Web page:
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Cars litium ion battery companies

Published on March 14th, 2012 | by Zachary Shahan

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Lithium-Ion Battery Market to Grow 700% by 2017, New Report Finds

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March 14th, 2012 by Zachary Shahan
 
 
litium ion battery companies

Pike Research has just come out with a new market research report, “Electric Vehicle Batteries.” The report, which ranks what it thinks are the top 10 Lithium-ion battery companies, finds that market revenue for Lithium-ion (Li-ion) batteries for transportation (EVs and plug-in hybrid electric vehicles) “will grow over 700%, from $2.0 billion annually in 2011 to greater than $14.6 billion by 2017.” The installed cost of Li-ion batteries is projected to drop by one third in that time.

“The market for Li-ion batteries will be driven primarily by plug-in hybrid electric vehicles (PHEVs) and battery electric vehicles (BEVs), which require much larger battery packs than hybrids,” says research director John Gartner. “Battery chemistries that prioritize energy capacity over power density can satisfy both the PHEV and EV battery segments, enabling vendors to offer products to multiple vendors for multiple models. Reducing the installed price of EV batteries to $523 per kilowatt hour in 2017 will be a critical step towards making PEVs cost-competitive with petroleum-powered vehicles.”

One key factor bringing down the price of these batteries will be significant growth in their production and use, and the scaling benefits of that.

Pike Resarch’s 36-page report also focuses on government’s important role in getting the cost of Li-ion batteries down and expanding the EV and PHEV markets.

Here’s a little more, from the report abstract, including what Pike Research sees as the top 10 Li-ion companies:

The Li-ion automotive market is currently led by Japanese and Korean companies that originally produced cells for the consumer electronics and computing markets. These veteran companies are being challenged by companies mostly from China and North America that are slowly gaining customers, mostly in their domestic markets. The Li-ion automotive market is entering a mature phase that will see some smaller companies fail or be acquired due to an inability to reach volume production. The market will likely see volatility during 2012 as some supplier agreements change hands.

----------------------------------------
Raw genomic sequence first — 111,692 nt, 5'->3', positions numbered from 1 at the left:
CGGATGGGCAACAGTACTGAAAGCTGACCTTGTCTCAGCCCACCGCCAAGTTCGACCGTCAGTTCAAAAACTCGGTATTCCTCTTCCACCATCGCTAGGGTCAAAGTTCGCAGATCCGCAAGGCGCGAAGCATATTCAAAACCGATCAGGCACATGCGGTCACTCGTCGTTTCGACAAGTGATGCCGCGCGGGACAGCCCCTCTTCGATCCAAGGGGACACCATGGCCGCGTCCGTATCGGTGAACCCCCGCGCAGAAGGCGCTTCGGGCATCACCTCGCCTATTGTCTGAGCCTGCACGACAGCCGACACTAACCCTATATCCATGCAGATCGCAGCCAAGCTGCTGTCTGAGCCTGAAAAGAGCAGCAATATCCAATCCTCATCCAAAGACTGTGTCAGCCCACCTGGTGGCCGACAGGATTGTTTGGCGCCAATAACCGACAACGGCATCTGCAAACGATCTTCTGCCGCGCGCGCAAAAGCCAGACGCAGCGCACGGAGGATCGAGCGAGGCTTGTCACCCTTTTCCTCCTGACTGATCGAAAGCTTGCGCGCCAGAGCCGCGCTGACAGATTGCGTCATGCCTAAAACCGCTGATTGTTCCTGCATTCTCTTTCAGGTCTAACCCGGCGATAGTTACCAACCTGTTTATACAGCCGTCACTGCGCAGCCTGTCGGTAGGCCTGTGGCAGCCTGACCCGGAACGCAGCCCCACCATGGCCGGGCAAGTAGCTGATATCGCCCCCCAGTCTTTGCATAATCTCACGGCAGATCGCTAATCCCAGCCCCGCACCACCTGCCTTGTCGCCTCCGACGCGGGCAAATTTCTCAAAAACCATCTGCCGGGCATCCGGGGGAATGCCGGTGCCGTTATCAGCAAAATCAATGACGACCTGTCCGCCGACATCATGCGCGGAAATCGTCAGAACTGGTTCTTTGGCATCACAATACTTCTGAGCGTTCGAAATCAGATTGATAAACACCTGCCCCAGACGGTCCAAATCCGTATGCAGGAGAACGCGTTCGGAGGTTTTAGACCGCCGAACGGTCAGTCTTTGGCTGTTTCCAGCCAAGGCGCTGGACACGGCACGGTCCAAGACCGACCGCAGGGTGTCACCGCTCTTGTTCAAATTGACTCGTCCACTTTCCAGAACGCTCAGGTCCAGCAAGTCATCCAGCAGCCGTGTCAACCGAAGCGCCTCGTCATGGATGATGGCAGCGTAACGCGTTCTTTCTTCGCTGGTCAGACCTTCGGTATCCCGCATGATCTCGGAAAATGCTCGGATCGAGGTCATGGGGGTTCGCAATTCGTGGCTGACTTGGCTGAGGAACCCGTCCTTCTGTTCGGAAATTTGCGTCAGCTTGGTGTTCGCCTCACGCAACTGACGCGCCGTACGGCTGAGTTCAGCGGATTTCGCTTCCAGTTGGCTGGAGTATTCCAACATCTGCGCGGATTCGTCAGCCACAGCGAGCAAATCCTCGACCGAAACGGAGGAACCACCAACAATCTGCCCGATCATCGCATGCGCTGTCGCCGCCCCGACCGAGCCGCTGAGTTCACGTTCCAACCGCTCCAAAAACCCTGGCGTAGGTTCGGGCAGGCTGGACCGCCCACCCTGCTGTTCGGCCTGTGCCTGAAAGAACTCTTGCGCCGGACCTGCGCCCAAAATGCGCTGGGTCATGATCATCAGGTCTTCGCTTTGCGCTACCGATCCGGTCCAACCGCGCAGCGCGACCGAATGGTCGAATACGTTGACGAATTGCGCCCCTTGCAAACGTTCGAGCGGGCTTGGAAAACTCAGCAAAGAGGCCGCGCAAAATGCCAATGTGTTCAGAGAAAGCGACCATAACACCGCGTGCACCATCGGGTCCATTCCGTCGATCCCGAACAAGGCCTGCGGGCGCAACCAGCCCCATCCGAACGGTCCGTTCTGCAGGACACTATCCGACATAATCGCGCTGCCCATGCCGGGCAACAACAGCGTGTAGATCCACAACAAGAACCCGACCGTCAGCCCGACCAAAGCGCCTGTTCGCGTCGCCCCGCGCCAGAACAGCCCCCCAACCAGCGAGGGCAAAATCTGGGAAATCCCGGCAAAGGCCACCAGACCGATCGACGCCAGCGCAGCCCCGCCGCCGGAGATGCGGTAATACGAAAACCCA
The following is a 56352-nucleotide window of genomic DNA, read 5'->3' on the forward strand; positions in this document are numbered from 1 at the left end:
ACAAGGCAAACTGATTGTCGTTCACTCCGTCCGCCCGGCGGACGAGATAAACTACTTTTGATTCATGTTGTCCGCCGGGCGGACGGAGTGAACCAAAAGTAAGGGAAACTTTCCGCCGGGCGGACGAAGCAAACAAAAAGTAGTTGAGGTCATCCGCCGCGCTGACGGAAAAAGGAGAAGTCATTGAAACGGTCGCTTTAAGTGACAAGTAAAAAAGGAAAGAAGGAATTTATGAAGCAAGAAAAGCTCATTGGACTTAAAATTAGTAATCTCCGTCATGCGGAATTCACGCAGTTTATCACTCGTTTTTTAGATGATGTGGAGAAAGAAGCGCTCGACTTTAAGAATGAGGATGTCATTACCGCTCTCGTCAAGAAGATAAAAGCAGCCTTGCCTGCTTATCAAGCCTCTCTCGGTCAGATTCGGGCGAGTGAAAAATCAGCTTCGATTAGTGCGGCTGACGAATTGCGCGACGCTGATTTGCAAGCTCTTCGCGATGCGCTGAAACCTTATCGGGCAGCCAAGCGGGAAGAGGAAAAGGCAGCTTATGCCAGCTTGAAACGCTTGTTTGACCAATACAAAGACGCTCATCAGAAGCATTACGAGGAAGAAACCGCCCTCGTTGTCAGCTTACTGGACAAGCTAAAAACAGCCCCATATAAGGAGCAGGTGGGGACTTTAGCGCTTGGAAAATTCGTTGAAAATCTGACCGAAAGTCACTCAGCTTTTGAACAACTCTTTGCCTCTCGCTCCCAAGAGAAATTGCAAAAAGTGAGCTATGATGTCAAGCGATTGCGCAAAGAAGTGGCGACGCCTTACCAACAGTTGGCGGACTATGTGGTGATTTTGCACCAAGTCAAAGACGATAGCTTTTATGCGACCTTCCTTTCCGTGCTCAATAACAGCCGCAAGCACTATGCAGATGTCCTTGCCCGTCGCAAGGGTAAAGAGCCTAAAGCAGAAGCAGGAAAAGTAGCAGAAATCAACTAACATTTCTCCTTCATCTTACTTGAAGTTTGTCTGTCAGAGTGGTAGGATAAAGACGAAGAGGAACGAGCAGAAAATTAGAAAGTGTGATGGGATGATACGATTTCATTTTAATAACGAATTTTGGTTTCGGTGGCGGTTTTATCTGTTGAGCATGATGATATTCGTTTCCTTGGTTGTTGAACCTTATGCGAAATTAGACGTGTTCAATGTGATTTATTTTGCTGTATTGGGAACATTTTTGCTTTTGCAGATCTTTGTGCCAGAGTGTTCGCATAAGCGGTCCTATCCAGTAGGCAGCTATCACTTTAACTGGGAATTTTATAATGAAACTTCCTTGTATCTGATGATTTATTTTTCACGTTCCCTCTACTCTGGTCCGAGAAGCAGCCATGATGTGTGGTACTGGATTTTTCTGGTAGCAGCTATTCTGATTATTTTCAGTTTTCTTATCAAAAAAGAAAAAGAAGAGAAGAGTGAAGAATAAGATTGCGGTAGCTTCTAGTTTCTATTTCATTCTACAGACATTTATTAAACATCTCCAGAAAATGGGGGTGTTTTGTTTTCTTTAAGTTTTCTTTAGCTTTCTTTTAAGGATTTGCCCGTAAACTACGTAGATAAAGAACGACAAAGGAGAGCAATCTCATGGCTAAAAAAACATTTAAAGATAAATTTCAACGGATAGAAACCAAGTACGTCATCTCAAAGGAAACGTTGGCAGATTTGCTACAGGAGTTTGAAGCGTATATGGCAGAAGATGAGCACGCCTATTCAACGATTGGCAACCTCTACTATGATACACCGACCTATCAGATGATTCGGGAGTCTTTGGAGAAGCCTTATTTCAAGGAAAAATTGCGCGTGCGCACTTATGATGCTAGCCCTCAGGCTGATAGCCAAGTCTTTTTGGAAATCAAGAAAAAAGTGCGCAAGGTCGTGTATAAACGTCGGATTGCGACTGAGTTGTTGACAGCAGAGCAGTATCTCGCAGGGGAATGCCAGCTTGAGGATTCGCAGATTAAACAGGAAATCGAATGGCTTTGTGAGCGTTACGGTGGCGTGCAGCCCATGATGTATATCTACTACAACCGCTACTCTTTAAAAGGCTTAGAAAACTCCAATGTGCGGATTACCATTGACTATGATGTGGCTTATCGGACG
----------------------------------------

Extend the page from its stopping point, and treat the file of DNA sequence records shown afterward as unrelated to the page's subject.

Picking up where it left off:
This Pike Research report evaluates 10 of the leading electric vehicle battery manufacturers and rates them on 10 criteria for strategy and execution, including vision, go-to-market strategy, partners, product strategy and roadmap, geographic reach, market share, sales and marketing, product quality and reliability, product portfolio, and staying power. Using Pike Research’s proprietary Pike Pulse methodology, vendors are profiled, rated, and ranked with the goal of providing industry participants with an objective assessment of these companies’ relative strengths and weaknesses in the emerging electric vehicle battery marketplace.

Top 10 Vendors:

  • 1. LG Chem
  • 2. Johnson Controls
  • 3. GS Yuasa
  • 4. AESC
  • 5. A123 Systems
  • 6. Panasonic Group
  • 7. SB LiMotive
  • 8. Hitachi Vehicle Energy
  • 9. BYD
  • 10. Electrovaya

Sources: PR Newswire & Global information, Inc.

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About the Author

spends most of his time here on CleanTechnica as the director/chief editor. Otherwise, he's probably enthusiastically fulfilling his duties as the director/editor of Solar Love, EV Obsession, Planetsave, or Bikocity. Zach is recognized globally as a solar energy, electric car, and wind energy expert. If you would like him to speak at a related conference or event, connect with him via social media. You can connect with Zach on any popular social networking site you like. Links to all of his main social media profiles are on ZacharyShahan.com.



  • Brian Wark

    Didn’t Envia just announce a car Lithium Ion battery at $150.00/kWhr. at the same weight density. I guess this study like most in the renewable energy sector are always way behind the curve.

    • Bob_Wallace

      Envia has announced that they have a lithium battery that holds 3x the power as current EV batteries. The increased capacity is due to a new cathode technology they have developed.

      Their claim seems to have been confirmed by an independent testing laboratory.

      They claim that their battery can be manufactured for $125/watt.

      We should know fairly soon. Envia does not intend to become a battery manufacturer but to license their technology to existing manufacturers. That means no delay while factories are built.

      And a minimum of 1,000 cycles. In a 200 mile range EV those would be 200,000 mile batteries. And would still have 160 mile range after 200k miles. Would make them valuable for grid storage.

      Pike seems to always be a bit behind the curve and seems to have a fossil fuel bias.

    • http://cleantechnica.com/ Zachary Shahan

      Yep, shit seems to be happening too fast for these people to keep up.

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